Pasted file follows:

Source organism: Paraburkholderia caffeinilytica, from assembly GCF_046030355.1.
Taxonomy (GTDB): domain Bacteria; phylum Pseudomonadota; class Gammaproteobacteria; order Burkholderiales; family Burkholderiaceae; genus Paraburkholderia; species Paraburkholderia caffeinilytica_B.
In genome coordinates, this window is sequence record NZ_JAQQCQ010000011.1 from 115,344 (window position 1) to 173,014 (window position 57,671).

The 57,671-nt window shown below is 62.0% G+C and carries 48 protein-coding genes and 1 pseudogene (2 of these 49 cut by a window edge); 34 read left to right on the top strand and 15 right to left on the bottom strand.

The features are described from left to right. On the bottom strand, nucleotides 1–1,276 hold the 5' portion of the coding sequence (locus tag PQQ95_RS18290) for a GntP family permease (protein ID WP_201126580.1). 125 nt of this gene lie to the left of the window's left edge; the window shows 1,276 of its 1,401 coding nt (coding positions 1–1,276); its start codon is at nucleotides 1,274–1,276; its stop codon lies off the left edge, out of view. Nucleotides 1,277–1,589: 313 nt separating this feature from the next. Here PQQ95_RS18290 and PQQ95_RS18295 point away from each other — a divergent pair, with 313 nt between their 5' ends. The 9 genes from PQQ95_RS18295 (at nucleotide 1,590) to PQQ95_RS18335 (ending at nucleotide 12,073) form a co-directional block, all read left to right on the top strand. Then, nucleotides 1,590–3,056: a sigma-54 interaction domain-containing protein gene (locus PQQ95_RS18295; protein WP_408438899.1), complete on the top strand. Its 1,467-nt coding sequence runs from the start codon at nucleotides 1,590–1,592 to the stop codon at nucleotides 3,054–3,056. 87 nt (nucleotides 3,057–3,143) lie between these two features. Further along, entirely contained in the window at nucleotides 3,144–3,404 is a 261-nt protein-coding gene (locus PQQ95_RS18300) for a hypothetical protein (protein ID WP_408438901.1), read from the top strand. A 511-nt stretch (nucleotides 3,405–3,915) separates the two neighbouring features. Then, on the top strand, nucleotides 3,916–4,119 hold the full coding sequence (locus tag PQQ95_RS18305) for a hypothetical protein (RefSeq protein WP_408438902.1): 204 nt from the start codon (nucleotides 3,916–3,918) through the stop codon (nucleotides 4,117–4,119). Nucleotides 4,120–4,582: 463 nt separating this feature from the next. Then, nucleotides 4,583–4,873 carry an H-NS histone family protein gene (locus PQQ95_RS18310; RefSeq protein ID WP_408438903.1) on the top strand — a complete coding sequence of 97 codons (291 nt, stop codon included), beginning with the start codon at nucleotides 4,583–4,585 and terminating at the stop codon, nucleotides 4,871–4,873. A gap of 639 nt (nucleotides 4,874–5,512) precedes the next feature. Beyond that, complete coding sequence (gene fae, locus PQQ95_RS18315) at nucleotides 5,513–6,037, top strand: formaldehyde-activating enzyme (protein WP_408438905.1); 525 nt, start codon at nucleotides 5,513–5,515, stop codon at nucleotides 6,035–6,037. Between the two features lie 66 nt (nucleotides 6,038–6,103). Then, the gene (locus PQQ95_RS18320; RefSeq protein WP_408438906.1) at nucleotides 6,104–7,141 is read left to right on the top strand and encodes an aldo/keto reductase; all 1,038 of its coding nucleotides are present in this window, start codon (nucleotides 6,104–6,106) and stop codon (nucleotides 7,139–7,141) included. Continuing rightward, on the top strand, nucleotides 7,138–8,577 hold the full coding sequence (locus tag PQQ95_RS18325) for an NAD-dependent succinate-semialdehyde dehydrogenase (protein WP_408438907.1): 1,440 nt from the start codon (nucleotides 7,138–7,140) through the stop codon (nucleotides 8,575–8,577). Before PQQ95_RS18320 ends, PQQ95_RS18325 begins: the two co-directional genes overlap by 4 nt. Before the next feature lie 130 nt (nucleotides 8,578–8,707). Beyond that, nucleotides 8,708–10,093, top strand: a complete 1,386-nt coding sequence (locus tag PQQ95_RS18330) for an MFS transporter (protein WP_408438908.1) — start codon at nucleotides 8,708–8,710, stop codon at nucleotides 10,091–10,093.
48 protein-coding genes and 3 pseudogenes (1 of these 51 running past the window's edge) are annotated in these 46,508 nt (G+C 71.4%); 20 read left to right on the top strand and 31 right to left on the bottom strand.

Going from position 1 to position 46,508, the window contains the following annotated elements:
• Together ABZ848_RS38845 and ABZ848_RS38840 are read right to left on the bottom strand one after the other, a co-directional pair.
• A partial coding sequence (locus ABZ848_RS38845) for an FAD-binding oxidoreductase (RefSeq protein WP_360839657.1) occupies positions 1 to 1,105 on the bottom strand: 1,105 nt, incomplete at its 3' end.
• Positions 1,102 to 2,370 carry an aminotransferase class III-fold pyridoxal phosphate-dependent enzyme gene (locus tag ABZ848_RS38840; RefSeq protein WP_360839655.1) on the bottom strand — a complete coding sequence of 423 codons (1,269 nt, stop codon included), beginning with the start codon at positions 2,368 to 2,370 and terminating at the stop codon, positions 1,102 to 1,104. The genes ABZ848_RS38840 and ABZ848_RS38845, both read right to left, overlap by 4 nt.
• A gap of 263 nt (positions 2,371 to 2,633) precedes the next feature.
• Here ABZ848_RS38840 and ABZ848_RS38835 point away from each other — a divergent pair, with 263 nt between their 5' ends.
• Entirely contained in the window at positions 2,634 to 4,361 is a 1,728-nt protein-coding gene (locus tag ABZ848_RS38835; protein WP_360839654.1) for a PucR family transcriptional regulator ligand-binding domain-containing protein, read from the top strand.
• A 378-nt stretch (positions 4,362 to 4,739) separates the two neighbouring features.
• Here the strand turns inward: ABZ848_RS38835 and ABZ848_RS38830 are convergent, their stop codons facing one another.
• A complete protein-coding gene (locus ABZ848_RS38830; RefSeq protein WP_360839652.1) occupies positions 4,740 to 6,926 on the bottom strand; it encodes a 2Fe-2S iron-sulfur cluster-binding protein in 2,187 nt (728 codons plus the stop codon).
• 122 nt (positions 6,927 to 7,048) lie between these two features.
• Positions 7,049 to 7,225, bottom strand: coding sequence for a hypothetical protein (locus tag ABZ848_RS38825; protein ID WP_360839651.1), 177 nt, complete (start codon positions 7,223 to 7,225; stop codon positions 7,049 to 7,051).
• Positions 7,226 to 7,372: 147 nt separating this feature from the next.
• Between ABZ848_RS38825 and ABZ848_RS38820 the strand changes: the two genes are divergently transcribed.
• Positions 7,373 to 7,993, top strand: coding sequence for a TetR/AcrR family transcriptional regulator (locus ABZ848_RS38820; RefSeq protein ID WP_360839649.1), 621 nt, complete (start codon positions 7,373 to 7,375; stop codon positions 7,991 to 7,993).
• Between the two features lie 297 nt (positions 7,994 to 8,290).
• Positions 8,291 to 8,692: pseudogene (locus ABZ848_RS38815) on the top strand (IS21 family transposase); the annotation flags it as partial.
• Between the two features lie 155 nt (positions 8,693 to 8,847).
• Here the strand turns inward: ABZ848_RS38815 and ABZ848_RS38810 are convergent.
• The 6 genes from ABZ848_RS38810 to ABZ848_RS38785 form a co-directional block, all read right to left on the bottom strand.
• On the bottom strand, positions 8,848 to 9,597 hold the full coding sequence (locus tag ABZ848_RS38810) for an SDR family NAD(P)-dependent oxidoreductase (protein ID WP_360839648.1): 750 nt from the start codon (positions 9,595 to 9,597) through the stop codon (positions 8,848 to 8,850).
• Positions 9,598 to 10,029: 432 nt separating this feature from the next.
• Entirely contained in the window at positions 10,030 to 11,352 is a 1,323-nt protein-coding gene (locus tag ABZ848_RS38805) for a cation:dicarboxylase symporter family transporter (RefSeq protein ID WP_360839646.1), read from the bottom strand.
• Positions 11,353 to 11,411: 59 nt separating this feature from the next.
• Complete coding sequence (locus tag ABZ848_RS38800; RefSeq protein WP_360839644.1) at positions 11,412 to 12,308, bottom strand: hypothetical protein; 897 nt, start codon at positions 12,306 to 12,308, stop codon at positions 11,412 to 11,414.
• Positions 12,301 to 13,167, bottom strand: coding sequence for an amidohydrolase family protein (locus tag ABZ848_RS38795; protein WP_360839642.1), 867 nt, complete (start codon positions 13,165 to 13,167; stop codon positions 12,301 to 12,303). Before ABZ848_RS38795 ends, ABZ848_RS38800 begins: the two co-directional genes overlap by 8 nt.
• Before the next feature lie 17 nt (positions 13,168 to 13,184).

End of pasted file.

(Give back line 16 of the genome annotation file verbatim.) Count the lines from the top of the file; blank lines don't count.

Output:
• A complete protein-coding gene (locus ABZ848_RS38830; RefSeq protein WP_360839652.1) occupies positions 4,740 to 6,926 on the bottom strand; it encodes a 2Fe-2S iron-sulfur cluster-binding protein in 2,187 nt (728 codons plus the stop codon).